Defense in Buffalo Billion case: Ex-school head acted fairly
A former president of the State University of New York's Polytechnic Institute and several businessmen tried desperately to hide a conspiracy to steer contracts worth hundreds of millions of dollars in an ambitious upstate New York redevelopment plan known as the Buffalo Billion, a prosecutor told jurors in closing arguments at a corruption trial Monday. "The cover-up in this case proves the crime,'' Assistant U.S. Attorney Matthew Podolsky said.
"There was cover-up and deceit every step of the way,'' he said as he recounted evidence shown to jurors over the past three weeks.
He said it proved the guilt of Alain Kaloyeros, 62, who led the Polytechnic Institute until his October 2016 resignation, and three developers who won lucrative contracts to build projects in Syracuse and Buffalo.
Prosecutors allege Kaloyeros led a conspiracy to rig bidding in the Buffalo Billion project so that only his favored developers would be chosen. No bribes were alleged. Kaloyeros had been praised by Gov. Andrew Cuomo, a Democrat, as a genius and the developers had all made significant donations to Cuomo's re-election campaign. Cuomo was not accused of any wrongdoing.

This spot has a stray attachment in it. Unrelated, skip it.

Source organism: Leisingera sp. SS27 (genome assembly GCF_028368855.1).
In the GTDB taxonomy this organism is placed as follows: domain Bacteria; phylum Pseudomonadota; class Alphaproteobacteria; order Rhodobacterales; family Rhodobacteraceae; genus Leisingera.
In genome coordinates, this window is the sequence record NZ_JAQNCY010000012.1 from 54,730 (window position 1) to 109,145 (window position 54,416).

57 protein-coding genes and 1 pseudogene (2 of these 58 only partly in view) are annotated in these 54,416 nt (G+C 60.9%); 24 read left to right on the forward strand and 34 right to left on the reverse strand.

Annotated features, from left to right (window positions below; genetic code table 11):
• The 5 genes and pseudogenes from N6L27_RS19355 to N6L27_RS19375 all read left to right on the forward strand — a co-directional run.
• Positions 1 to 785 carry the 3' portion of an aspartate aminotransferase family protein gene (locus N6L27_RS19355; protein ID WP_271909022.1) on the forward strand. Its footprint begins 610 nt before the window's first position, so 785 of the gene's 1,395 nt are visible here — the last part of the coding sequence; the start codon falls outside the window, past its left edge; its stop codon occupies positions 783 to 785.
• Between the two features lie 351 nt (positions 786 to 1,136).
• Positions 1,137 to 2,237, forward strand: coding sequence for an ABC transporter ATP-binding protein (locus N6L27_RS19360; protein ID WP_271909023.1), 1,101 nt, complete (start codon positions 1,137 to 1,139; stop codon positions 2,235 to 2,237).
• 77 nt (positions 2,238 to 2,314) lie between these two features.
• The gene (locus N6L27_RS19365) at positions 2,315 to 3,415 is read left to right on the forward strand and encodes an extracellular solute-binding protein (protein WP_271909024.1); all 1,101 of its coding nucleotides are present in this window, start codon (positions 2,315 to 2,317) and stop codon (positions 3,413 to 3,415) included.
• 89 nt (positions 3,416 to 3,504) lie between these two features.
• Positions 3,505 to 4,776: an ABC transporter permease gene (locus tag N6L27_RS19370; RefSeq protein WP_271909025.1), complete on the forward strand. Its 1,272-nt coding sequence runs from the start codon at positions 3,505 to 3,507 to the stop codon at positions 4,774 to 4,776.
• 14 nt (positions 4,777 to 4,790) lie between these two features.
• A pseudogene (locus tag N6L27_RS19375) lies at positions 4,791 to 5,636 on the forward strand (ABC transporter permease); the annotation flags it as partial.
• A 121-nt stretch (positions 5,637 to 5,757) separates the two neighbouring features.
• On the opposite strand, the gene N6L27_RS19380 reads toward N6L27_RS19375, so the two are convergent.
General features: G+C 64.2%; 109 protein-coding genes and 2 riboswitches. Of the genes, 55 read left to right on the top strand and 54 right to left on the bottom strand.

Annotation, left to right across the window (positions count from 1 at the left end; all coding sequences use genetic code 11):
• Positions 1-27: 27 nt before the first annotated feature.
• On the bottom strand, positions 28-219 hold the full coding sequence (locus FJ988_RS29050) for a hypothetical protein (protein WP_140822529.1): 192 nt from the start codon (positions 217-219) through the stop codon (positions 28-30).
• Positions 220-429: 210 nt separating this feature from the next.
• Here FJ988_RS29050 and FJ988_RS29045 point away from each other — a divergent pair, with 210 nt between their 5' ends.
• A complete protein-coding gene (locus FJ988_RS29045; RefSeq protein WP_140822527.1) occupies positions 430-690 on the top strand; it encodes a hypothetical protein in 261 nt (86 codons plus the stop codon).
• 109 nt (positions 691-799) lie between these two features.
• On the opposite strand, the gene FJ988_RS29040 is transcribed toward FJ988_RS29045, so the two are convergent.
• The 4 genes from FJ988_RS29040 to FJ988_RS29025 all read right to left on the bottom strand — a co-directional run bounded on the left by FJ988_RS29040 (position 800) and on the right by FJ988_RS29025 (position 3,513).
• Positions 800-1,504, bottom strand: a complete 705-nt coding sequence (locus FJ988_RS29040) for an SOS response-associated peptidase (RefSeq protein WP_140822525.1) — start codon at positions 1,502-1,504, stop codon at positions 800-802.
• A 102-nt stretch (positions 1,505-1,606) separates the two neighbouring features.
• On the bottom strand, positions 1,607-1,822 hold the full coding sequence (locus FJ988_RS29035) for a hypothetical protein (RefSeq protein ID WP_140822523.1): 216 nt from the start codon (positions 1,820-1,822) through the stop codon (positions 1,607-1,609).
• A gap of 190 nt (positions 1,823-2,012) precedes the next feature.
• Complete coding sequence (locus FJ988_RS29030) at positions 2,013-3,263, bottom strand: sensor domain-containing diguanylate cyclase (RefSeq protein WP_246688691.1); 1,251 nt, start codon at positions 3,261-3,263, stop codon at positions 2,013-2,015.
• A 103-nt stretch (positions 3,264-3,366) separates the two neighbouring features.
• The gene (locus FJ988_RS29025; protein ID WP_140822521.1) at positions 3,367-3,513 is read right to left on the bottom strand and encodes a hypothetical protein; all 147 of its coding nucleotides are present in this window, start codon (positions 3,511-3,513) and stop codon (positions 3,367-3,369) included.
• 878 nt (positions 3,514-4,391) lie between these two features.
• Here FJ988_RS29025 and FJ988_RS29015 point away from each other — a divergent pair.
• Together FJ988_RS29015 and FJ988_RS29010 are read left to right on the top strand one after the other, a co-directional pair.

When Podolsky finished, defense attorney Michael Miller rejected his arguments, saying Kaloyeros acted in good faith and committed no crimes.
He called Kaloyeros "a dynamo'' and a "man of action'' and said there was no effort to rig bids.
"It was a fair and competitive process,'' he said of the effort to attract the best developers.
Lawyers for the other defendants _ Buffalo-area developer Louis Ciminielli, 62, and Syracuse-based COR Development executives Steven Aiello, 60, and Joe Gerardi, 58 _ were likely to deliver their closings on Tuesday. All have pleaded not guilty.
Podolsky urged jurors to carefully review emails in the case to see the guilt of the defendants.
He said the FBI recovered many emails that were deleted by Ciminielli and Kaloyeros after they learned that the Buffalo Billion project was being investigated.
The prosecutor told jurors to follow "the lies, cover-up and destruction of evidence in this case'' to find the truth.
He said specifications for the kind of developers the project was seeking were written so that COR and LPCiminelli would be chosen.
Initially, a project in Buffalo called for the winning bidder to have at least 50 years of experience.
LPCiminelli had recently celebrated its 50th anniversary. A project in Syracuse required at least 15 years.
The 50-year requirement for the Buffalo project was quickly changed to 15 years in what was described at the time as the result of a typo.
"It's not a typo,'' Podolsky said. "It's fraud.''
"These men did not want to play by the rules,'' he said. "They used their inside guy, Kaloyeros, to make sure they got what they wanted.''
The trial comes just months after a former top aide to Cuomo was convicted in a related trial.